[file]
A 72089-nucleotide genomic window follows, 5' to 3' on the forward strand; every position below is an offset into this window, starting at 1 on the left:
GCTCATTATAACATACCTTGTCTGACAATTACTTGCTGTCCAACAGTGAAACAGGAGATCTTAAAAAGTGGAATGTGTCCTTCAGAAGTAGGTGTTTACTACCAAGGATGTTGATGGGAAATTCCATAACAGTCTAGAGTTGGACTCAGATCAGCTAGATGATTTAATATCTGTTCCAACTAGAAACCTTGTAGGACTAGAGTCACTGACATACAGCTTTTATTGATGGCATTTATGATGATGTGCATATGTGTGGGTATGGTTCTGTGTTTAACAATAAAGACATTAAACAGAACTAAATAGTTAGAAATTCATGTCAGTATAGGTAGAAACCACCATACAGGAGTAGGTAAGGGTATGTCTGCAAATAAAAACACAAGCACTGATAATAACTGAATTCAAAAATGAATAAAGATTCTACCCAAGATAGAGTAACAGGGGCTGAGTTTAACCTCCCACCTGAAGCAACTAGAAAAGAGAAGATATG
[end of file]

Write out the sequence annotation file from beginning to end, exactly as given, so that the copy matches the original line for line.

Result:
A 72089-nucleotide genomic window follows, 5' to 3' on the forward strand; every position below is an offset into this window, starting at 1 on the left:
GCTCATTATAACATACCTTGTCTGACAATTACTTGCTGTCCAACAGTGAAACAGGAGATCTTAAAAAGTGGAATGTGTCCTTCAGAAGTAGGTGTTTACTACCAAGGATGTTGATGGGAAATTCCATAACAGTCTAGAGTTGGACTCAGATCAGCTAGATGATTTAATATCTGTTCCAACTAGAAACCTTGTAGGACTAGAGTCACTGACATACAGCTTTTATTGATGGCATTTATGATGATGTGCATATGTGTGGGTATGGTTCTGTGTTTAACAATAAAGACATTAAACAGAACTAAATAGTTAGAAATTCATGTCAGTATAGGTAGAAACCACCATACAGGAGTAGGTAAGGGTATGTCTGCAAATAAAAACACAAGCACTGATAATAACTGAATTCAAAAATGAATAAAGATTCTACCCAAGATAGAGTAACAGGGGCTGAGTTTAACCTCCCACCTGAAGCAACTAGAAAAGAGAAGATATG